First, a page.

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4 Facts You Should Know About Memory Recall
  • 11 Oct 2016
  • Medical Revision

Recall, or retrieval, of memory is essentially the remembering of information that has been previously encoded and stored in your brain. We may complain that we have a bad memory, or you might feel like you can remember things quite well, but behind it all is a very scientific approach that could help you revise more efficiently. The patterns of neural activity and how your brain processes memory can be vital in piecing together past information that you have previously been exposed to.

Memories aren’t stored in our brain like books in a library, but more like a jigsaw puzzle that disparate parts of our brain has to put together. Linked by associations and neural networks, our memories are broken up and various elements are stored in different parts of the brain. Sound complicated? Here at Pastest we’ve put together some facts you should know about memory recall; hopefully this will help you understand how to learn and remember important information for your next medical exam!

Main Methods of Accessing Memory

Most of what we remember is via direct retrieval, which means that items of information are linked directly to a question or a cue. There are 2 main methods for accessing memory, known as recognition and recall.

Remembering information via recognition occurs through the association of an event or physical object with something previously experienced. It involves a comparison of information that you are presented with against a memory, such as recognising a face.

The art of recalling means to remember something that is not necessarily present; this requires direct uncovering of information.

Regardless of this, memory is largely an unconscious process, meaning we are unaware of the brain activity that occurs when we are remembering something.


Memory Recall is an Automatic Process

While most of the time we are  presented with distractions, or sometimes we have divided attention, this typically has little effect on the accuracy of remembering memories.

In the 1980s, Endel Tulving discovered that context cues are also very important when helping memory recall. In other words, if you are in a similar environment to the one when you made the memory, you have more chance of recalling it. This can have an impact on learning, as typically recall is better when the environments are similar. This suggests if you were to revise in a lecture hall or seminar room, you may improve your chances of remembering important information.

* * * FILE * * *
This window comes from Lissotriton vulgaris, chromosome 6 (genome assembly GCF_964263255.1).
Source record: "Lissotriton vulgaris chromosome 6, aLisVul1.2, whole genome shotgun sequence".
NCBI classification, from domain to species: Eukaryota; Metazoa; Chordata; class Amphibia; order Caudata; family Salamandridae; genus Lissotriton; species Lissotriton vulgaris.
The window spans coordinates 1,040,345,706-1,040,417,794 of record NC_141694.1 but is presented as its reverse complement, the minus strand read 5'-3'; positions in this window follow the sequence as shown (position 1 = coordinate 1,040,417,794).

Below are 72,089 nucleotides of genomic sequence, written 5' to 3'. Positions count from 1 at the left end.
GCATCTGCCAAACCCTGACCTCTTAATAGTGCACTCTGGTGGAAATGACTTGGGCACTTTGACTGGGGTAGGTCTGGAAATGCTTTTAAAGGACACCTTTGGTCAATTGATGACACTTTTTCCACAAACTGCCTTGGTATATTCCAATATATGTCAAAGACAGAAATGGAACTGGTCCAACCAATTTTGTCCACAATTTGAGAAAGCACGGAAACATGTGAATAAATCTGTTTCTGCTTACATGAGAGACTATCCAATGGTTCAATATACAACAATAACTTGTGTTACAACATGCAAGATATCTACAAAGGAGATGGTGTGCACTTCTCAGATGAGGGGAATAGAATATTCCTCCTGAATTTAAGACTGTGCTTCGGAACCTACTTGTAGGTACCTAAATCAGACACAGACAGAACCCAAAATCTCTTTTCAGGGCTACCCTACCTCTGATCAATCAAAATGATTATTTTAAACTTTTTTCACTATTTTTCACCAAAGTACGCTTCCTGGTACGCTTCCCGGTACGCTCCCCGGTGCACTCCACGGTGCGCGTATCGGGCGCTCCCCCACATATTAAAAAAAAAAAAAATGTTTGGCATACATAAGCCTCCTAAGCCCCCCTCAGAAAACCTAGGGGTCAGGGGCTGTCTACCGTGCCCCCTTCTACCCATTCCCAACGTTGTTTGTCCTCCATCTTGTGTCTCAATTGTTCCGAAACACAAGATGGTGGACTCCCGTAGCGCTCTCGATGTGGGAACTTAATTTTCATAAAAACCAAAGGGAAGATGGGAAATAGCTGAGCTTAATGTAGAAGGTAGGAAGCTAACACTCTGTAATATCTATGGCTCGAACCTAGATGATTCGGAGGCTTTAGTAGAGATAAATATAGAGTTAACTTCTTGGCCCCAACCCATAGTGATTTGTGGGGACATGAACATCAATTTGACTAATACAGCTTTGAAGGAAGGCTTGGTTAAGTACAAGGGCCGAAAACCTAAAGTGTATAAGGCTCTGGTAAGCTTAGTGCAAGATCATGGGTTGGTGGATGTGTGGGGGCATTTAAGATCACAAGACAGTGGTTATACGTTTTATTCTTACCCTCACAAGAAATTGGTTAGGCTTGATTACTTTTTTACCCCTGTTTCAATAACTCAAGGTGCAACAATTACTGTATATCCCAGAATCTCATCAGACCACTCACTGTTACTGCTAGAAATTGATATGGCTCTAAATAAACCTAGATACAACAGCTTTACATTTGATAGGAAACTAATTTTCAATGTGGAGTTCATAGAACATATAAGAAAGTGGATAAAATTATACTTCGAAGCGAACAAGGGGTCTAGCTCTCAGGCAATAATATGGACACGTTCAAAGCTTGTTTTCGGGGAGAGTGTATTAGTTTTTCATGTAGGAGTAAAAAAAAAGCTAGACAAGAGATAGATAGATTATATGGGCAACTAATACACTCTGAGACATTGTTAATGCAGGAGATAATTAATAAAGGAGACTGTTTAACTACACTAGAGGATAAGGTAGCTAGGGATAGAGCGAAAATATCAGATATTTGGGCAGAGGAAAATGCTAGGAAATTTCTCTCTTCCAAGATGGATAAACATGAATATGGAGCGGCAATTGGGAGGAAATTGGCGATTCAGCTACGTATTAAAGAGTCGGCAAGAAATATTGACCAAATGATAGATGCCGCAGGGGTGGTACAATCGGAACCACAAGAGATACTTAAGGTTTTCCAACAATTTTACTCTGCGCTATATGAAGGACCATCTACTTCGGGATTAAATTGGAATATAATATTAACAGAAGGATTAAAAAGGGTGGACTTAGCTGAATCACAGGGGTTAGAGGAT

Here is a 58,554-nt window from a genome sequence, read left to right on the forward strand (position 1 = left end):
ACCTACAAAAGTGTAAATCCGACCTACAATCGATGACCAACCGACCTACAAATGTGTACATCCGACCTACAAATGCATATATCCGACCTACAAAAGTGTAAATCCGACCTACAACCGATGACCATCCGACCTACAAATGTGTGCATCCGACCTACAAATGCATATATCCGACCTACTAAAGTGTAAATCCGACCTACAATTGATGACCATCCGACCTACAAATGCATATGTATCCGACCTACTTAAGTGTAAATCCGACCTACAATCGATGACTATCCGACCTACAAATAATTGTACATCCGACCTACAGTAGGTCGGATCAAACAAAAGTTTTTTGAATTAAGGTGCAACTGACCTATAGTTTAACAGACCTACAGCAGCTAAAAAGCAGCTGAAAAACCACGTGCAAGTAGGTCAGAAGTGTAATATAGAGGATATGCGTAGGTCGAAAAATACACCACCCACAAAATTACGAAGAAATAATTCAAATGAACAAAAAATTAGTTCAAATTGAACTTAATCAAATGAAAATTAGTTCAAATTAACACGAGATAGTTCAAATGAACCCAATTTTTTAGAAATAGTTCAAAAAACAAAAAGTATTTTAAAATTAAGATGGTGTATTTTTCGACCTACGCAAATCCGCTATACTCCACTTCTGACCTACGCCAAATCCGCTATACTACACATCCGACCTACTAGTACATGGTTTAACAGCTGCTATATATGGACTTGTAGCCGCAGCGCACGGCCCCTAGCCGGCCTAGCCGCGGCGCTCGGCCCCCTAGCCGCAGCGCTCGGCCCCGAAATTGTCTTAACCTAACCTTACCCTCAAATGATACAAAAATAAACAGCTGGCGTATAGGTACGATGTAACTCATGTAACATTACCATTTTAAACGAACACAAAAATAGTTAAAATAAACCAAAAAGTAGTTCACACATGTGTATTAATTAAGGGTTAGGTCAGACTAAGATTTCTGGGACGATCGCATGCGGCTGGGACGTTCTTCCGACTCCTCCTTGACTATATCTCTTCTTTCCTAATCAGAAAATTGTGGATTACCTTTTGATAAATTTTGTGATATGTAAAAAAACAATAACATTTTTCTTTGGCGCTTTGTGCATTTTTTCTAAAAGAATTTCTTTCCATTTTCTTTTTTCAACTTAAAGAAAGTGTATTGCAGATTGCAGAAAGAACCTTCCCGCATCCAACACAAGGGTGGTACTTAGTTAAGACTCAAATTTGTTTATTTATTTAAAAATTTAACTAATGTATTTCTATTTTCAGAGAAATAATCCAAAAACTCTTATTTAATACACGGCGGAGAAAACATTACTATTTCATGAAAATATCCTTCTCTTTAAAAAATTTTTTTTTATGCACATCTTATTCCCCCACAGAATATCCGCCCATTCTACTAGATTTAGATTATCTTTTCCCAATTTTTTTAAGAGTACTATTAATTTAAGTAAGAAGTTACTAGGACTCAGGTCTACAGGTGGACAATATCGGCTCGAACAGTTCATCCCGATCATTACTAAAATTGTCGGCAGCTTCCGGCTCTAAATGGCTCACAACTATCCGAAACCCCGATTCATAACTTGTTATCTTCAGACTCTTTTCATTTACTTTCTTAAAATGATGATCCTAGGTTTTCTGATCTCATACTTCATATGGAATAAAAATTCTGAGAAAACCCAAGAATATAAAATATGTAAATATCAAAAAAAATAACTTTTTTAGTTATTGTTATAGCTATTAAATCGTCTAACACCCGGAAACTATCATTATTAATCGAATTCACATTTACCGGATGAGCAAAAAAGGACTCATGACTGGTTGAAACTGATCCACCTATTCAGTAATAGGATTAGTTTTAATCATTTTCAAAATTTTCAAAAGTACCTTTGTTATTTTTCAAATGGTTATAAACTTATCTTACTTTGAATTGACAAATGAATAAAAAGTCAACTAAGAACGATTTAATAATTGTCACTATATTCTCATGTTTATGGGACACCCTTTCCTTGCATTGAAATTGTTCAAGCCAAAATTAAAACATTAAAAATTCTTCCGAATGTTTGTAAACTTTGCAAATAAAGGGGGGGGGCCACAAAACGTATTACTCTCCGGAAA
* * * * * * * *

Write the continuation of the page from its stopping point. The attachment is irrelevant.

3 Types of Memory Recall

Generally speaking, there are 3 main types of memory recall that are all slightly different.

One such type, known as free recall, occurs when a list of items is given and you remember them in any particular order.

Cued recall occurs when you are tested on the list of items with cues or questions. It is likely that with a cue, you would remember items you otherwise wouldn’t.

The third type of memory recall is known as serial recall; this is your ability to recall the items in the order they occurred, i.e. chronologically.

The Hippocampus

When we try to retrieve old memories, neocortical activity happens in the corresponding parts of the brain. The degree to which someone can remember a memory correlates directly to the level of hippocampal activity.

Neuroscientists have discovered that a representation of the event you are trying to remember is reactivated in your brain, possessing somewhat of a cinematic quality. In other words, you immerse yourself in the experience you are trying to remember, whether that be the music that was playing or the room that you were in. The first experience of this event is picked up by different regions of the brain, but it is the hippocampus that associates the different aspects to help memory recall.

With this in mind, it is no wonder that memory recall is often a complex and difficult concept to grasp, but there are ways to help you improve your memory.

  • 11 Oct 2016
  • Medical Revision